Tuesday, 5 August 2008

Digitonal "Almost Too Good" Room Thirteen Review

Another great review for Digitional's album "Save Your Light For Darker Days" this time from Room Thirteen;

"Digitonal are an odd mix of one classically trained mix-master by the name of Andy Dobson and one Egyptian session player, Samy Bishai and several other, equally bizzare performers who contribute to this rather strange and mysterious sound. Now I'm a big fan of chill-out music and similar such sounds, especially after a heavy session of metal. This album seems to blend electronic and classical instruments together in just such a way as to make you feel comfortable and almost unaware of the music at a conscious level.

Dark harps and moody synth open up the album for us, quickly followed by a string section and more bassy tones, creating a sense of drama and relaxation at the same time. "Silver Poetry" combines some excellent violin work with a slight hint of a drum and bass rhythm sneaking in.

The tone of the album seems generally upbeat, with a few haunting, off-beat sections. It feels as if my head is being wrapped in a snug, audio blanket. I do feel that there is a certain modern feeling that isn't present in this album, which a band such as Royksopp might be considered to have. It's quite hard to put my finger on exactly what this might be. Perhaps a certain difference in the mix of synth and real instruments?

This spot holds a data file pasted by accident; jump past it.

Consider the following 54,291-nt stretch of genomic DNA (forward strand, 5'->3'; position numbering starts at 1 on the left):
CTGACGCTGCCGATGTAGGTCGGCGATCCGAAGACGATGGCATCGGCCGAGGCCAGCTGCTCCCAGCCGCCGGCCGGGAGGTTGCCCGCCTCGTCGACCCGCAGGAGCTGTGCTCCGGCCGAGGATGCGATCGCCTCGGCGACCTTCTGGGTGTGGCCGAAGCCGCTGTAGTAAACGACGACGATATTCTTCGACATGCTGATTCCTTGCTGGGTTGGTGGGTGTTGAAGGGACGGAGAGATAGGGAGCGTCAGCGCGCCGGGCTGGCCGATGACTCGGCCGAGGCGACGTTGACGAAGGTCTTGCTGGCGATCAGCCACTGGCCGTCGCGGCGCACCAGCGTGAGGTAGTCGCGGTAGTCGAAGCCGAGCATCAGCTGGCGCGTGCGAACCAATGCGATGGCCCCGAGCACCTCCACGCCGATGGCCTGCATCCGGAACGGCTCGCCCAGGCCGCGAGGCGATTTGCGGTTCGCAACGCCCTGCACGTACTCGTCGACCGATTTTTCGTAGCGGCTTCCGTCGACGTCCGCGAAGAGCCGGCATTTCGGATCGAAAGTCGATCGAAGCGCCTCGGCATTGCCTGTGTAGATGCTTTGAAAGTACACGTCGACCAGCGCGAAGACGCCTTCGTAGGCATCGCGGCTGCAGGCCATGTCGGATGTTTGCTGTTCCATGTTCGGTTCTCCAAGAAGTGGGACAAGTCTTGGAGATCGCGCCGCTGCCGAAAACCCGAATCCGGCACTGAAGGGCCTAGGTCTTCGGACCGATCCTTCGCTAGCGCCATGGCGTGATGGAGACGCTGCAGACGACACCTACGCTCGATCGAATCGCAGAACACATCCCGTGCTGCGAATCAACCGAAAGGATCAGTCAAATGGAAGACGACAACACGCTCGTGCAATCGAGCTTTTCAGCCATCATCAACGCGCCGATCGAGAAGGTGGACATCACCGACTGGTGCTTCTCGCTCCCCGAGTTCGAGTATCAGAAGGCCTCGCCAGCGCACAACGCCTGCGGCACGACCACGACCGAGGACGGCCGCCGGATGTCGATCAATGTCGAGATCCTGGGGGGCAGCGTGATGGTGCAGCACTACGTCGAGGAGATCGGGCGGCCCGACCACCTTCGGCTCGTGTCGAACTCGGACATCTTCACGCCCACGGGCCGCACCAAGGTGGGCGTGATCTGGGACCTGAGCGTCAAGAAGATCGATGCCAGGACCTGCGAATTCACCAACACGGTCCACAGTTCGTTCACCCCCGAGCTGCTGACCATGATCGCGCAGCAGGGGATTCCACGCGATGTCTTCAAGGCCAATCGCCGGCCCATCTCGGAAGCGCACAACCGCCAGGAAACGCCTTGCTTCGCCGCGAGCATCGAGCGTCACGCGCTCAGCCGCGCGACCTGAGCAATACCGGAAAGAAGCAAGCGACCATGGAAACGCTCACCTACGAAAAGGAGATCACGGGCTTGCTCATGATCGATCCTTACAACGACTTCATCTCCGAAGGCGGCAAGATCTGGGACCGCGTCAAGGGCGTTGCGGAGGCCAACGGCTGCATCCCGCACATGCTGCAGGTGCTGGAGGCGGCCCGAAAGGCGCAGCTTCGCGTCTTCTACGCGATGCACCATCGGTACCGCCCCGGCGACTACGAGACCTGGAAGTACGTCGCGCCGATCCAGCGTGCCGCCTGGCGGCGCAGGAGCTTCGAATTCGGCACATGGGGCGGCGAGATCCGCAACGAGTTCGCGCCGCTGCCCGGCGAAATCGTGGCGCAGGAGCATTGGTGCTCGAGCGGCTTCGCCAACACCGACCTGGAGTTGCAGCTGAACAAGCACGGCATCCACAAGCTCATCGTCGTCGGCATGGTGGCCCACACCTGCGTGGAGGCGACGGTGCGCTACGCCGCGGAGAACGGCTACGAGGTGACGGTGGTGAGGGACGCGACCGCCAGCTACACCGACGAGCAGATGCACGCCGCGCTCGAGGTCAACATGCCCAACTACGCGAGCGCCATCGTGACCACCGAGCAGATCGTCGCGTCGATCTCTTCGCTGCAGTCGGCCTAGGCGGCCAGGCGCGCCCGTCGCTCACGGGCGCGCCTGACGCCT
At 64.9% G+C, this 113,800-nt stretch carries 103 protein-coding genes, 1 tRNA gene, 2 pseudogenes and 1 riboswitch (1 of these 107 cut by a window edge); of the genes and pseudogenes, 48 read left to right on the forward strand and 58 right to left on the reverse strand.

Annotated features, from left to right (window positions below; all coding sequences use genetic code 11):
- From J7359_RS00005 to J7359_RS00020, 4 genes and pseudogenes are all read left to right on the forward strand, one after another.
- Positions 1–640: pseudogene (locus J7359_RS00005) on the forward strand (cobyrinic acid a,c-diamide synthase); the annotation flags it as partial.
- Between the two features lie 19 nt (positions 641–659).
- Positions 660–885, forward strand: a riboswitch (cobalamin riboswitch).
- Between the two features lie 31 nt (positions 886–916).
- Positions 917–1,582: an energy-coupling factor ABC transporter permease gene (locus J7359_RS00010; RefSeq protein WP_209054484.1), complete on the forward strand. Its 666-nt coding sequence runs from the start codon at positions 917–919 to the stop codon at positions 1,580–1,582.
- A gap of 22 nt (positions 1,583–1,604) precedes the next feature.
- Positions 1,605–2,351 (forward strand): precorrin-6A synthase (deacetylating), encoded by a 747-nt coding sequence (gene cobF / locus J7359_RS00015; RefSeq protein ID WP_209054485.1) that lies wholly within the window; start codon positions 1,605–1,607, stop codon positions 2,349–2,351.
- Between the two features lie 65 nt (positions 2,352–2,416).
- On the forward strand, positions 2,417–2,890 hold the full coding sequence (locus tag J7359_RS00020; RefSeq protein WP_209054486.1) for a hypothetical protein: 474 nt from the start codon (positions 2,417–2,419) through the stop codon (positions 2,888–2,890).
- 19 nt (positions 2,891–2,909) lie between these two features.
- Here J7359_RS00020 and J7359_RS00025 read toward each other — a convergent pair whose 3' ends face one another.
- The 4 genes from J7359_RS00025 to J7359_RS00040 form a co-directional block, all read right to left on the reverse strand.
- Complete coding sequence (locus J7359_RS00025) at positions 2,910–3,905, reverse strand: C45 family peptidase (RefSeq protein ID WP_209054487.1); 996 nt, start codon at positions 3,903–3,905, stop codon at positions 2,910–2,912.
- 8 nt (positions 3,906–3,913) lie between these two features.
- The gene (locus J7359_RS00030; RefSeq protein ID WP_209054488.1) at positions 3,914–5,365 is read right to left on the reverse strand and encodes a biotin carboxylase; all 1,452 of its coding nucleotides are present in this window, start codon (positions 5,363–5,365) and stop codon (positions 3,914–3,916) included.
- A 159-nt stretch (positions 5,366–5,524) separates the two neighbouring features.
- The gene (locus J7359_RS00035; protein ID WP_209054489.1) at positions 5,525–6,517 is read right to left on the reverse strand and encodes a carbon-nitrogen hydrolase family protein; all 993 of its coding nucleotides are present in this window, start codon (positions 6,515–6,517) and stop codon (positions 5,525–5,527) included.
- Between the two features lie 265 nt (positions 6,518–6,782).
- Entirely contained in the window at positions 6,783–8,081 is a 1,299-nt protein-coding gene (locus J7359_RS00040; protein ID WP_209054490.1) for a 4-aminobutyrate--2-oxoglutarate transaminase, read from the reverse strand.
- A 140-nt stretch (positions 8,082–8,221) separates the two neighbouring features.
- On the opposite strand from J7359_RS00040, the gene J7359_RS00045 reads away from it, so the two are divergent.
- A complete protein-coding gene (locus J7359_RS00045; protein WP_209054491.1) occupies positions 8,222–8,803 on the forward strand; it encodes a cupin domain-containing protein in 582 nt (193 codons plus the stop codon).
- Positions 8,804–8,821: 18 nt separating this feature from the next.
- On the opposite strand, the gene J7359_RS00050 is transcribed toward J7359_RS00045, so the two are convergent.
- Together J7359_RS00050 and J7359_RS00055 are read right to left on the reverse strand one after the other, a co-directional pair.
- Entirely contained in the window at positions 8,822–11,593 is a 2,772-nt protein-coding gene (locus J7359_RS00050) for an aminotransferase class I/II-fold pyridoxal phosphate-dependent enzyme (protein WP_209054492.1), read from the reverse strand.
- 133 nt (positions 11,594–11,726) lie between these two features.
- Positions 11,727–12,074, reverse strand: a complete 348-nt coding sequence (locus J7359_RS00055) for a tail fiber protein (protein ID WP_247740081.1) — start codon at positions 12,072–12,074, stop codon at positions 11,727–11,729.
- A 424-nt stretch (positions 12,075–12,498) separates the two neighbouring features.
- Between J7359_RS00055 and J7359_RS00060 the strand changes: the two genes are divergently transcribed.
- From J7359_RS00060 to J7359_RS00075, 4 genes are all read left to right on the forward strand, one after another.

This continues with "93 years on", where there is a significant amount of woodwind that fits very well with the bird like samples and deep bass. "Nothing Left to Say" contains more synth and floats a little more. There are slight hints of a more oriental feel here and there with the strings dominating. There is perhaps a little too much of the synthesized xylophone throughout most of the songs, giving it a general faerie sound and feel to the tune that I'm not sure I like too much. But there are some pretty acoustic guitars thrown in during the later tracks that liven things up a bit.

Perhaps this band does their job too well? Im not hearing a particular theme or style or definitive progression here. I don't believe that this is particularly ground-breaking either but I do feel more relaxed and less conscious of the act of listening, which is precisely what you want from such an album.

There is a slight modern feeling missing and although this album is very relaxing, it certainly isn't catchy or definitive in anyway. It doesn't stand out. That, however, is a strength and a weakness."

See the full piece here